Following a summer dedicated to working on his outside shot, both Stewart and the franchise indicated the former first round selection would play a portion of his minutes at the power forward position. Hence, the pairing of a springy Bagley and spacing Stewart offered a complementary front-court option for the remaining members of Detroit’s starting five (Cunningham-Ivey-Bey).
However, upon the arrival of Bogdanovic, it would appear the 33-year-old will get first crack at starting alongside Isaiah Stewart. The sweet-shooting Croatian started in two of the three preseason games this preseason. Now with a knee injury to Bagley, it would be shocking if Bogdanovic didn’t start to begin the season.
To open the 2022-23 campaign, Dwane Casey finds himself with Stewart and Duren as the only true five men at his disposal. Nerlens Noel missed all of training camp and preseason as he continues to recover from a foot injury:
Noel (foot) took part in pre-practice work during Sunday’s team session, Omari Sankofa II of the Detroit Free Press reports.
And as previously mentioned, Bagley will be absent for 4-6 weeks due to a right knee injury.
For now, the rotation seems simple, Stewart to start and Duren to provide back-up minutes. However, if Detroit are able to field a healthy quartet of bigs, there seems to be an odd man out between Noel and Duren. For better or worse, Stewart and Bagley seem locks to register minutes each night. Therefore, with a plethora of wings and guards requiring floor time, its hard to fathom each of Noel and Duren logging nightly minutes.
Question 3: What is the outlook for the big men?
The two main things to monitor for the upcoming season are how often Stewart is used at the four and whether Nerlens Noel find himself on a new team post trade deadline.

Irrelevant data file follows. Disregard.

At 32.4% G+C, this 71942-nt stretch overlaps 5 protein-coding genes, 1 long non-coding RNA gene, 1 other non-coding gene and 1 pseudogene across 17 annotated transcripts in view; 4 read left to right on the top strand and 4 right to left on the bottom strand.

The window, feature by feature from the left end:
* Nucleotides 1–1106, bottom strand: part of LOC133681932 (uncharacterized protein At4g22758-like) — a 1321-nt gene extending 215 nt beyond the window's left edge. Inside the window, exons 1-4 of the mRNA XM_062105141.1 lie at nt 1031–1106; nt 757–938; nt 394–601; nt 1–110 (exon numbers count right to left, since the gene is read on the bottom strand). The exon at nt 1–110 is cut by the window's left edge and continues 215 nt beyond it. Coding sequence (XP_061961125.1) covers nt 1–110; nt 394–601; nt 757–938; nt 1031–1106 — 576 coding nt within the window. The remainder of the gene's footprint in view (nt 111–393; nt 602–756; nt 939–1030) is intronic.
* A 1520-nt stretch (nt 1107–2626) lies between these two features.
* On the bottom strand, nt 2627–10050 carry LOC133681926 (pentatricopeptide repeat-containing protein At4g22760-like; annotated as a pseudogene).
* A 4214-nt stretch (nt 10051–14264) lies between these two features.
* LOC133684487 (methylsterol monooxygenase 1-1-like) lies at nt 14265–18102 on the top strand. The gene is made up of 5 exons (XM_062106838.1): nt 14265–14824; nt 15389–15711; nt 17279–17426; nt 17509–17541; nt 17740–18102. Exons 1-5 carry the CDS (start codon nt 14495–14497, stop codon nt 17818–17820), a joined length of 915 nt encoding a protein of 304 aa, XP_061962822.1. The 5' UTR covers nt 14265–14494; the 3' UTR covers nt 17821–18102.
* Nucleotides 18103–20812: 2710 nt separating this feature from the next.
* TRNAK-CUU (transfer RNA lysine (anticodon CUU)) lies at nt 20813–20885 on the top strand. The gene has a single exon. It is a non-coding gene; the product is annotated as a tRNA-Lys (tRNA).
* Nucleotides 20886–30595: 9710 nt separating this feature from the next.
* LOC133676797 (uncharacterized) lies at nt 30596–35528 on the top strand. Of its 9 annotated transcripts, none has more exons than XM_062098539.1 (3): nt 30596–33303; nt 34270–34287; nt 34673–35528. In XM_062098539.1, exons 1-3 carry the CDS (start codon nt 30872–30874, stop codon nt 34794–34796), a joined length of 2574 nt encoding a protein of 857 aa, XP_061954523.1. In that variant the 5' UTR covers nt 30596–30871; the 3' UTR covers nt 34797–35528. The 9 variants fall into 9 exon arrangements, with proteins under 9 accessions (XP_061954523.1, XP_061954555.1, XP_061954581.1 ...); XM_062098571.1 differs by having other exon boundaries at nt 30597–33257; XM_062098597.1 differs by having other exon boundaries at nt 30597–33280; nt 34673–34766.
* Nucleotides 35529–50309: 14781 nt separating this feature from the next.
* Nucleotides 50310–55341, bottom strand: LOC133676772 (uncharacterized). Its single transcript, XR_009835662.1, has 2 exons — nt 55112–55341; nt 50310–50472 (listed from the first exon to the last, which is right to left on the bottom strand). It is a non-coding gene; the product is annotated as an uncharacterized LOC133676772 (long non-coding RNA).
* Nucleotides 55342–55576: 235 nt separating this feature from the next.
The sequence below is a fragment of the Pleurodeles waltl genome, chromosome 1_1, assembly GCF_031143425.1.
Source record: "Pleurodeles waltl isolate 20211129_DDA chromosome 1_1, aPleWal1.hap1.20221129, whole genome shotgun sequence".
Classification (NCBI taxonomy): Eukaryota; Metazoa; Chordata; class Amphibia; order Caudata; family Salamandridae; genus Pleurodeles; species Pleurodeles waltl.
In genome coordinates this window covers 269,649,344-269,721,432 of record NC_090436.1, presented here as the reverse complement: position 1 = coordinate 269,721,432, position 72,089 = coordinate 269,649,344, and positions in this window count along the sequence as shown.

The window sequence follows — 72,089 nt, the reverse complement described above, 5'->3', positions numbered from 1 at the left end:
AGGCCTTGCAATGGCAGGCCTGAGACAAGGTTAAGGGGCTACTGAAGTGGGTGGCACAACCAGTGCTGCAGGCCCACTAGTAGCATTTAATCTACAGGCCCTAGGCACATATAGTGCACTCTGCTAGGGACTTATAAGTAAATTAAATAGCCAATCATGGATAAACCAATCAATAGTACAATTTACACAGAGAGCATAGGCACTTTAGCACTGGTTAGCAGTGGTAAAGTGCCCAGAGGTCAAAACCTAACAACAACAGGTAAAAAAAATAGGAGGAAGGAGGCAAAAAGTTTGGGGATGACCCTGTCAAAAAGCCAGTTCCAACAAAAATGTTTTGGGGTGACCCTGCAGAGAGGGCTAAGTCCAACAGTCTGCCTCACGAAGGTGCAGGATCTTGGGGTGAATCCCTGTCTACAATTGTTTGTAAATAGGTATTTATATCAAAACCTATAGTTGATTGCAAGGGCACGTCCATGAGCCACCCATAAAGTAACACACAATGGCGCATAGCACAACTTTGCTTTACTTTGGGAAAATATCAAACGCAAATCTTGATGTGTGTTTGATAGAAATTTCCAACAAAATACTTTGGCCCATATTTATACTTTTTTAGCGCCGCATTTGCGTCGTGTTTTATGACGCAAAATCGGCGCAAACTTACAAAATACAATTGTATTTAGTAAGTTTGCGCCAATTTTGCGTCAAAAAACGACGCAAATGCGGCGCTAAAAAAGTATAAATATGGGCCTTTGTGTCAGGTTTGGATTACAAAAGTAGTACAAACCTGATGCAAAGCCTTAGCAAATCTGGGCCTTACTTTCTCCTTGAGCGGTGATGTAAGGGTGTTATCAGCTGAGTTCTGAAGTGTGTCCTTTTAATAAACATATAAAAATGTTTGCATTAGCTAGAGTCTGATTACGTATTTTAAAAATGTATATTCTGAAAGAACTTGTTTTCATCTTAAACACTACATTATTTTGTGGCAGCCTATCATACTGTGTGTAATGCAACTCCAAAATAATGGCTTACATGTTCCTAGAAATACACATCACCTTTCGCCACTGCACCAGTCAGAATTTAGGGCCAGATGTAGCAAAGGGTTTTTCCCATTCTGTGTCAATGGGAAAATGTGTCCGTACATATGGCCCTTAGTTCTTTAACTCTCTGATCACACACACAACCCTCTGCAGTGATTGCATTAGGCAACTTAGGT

In four preseason games, Stewart has proven that the three-point shot is real:
Man, Stew has exceeded my expectations as a shooter thus far — In 4 preseason games he shot 38.8 3P% (7/18)✅— Jack Kelly (@jack_kelly_313) October 14, 2022
If we combine his last 8 games from 21-22, Summer League & preseason — he's shot 51.1 3P% (23/45)✅
The man has clearly worked his tail off — crazy results‼️ pic.twitter.com/TamT6Yb91V
On the flip-side, his struggles to convert around the rim remain, often clogging the paint when situated in the dunker’s spot. If Detroit struggle early with a Bogdanovic/Stewart pairing, could Dwane Casey elect to start him alongside Nerlens Noel or Jalen Duren?
For both on court and off court reasoning, Noel would seem the most likely to get the nod to start early on. While Duren is clearly the future of the franchise, Noel provides a more savvy defender, equipped with 8 years of NBA experience.
From an off court perspective, Noel’s $9.7 million 2023-2024 team option make him a potential trade target for contenders around the league. Following a 2021-2022 year that saw Noel play in only a quarter of games (25) due to injury, he will need playing time to build his value up around the association.
If Detroit aren’t in the hunt for a Play In spot, expect Noel’s name to be linked in trade talks.